It’s also likely this bucket list of movies has several films that even avid movie watchers may have missed.  I set up my DVR to pick up a few in the book I hadn’t seen yet and was surprised at how superb a selection Holiday Affair is.  It stars Janet Leigh, Robert Mitchum, Wendell Corey, Henry Morgan, plus young Gordon Gebert in what must be the best-ever performance by a child actor in a Christmas movie.  This is exactly the kind of value you get with a book like Christmas in the Movies–this movie will now be added to my own favorite Christmas movie list.  For each entry Arnold discusses the actors, plot, audience reception and the impact of the film, and why it’s a good Christmas season film for audiences today.

Along with Die Hard, which is smartly defended by Arnold, you’ll find the usual suspects like Miracle on 34th Street, It’s a Wonderful Life, White Christmas, A Christmas Story, and Elf, plus some lesser known gems, like Remember the Night, the first of four films that would pair Barbara Stanwyck and Fred MacMurray, plus Ginger Rogers and Joseph Cotten in I’ll Be Seeing You, and Humphrey Bogart in We’re No AngelsArnold picks up genre films Gremlins and The Nightmare Before Christmas, and even a few Westerns, including 3 Godfathers starring John Wayne.

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Ghost and Mrs Muir A

By Elizabeth C. Bunce

It’s no secret that here at borg.com, we’re big fans of Halloween.  And there’s nothing I like better than a great ghost story.  But if creepy and gory aren’t really your thing, TCM is offering up some of the best in lighter-hearted classic haunts tonight as part of its Ghost Story Thursdays month-long series.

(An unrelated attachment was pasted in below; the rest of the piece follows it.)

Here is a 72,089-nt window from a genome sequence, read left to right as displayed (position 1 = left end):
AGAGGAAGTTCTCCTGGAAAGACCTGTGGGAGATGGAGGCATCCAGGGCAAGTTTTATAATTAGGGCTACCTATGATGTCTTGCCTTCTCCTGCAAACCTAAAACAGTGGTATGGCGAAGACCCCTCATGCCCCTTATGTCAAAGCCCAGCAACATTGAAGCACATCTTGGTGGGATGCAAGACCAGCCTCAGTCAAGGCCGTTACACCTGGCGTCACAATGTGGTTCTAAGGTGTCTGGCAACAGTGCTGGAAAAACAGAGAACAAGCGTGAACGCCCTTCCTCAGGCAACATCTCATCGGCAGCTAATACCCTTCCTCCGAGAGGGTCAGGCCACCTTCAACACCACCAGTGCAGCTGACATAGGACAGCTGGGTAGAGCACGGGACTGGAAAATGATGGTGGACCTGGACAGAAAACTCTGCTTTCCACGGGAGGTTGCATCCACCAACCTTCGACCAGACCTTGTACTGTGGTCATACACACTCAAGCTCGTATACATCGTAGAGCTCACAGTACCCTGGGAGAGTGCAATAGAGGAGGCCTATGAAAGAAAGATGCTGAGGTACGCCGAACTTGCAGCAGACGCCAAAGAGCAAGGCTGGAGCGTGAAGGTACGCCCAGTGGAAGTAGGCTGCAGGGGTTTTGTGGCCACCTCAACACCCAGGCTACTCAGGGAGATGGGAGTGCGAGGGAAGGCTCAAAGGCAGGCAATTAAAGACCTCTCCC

Included in our epic round-up of this year’s Halloween movies on TV, tonight’s two classics feature some of our favorite performers in roles you might have missed–but should be sure to catch as they air back-to-back.  And if tonight happens to be Date Night at your house, you might choose to stay in and snuggle up on the couch, because these two films also feature some of our favorite on-screen romances.

Portrait of Jennie original movie poster   Ghost and Mrs Muir original movie poster

First up at 7:00 p.m. Central is 1948’s Portrait of Jennie, starring Joseph Cotten (Citizen Kane, Shadow of a Doubt) and Jennifer Jones (Song of Bernadette, Duel in the Sun), with a masterful performance by Ethel Barrymore.  Cotten and Jones play star-crossed lovers whose sweet romance bridges time, death, and logic.  Cotten plays Eben Adams, a down-on-his-luck artist in the Depression, whose life is changed forever when he meets a young girl in Central Park.  The mysterious and beguiling Jennie becomes his muse, infusing his artwork with passion and talent.  But who is she?  Jennie has a secret, and her haunting story will consume Eben, until both lovers are driven to extremes in their quest to be together.

If you’re already a fan of the film, you’ll enjoy TCM’s write-up about it here–but it’s full of spoilers, so wait until you’ve seen it.  Based on the novel by Robert Nathan, Portrait of Jennie, with its haunting heroine and epic romance, could easily have been dark and gothic, but it’s actually anything but.  There’s just enough ghostly mystery to keep the Halloween thrill alive, but the overall tone is more sweet than scary.  In fact, this supernatural romance even made our Best Fantasy list.  It’s a must-see.

Portrait of Jennie B

Here is the original trailer for Portrait of Jennie: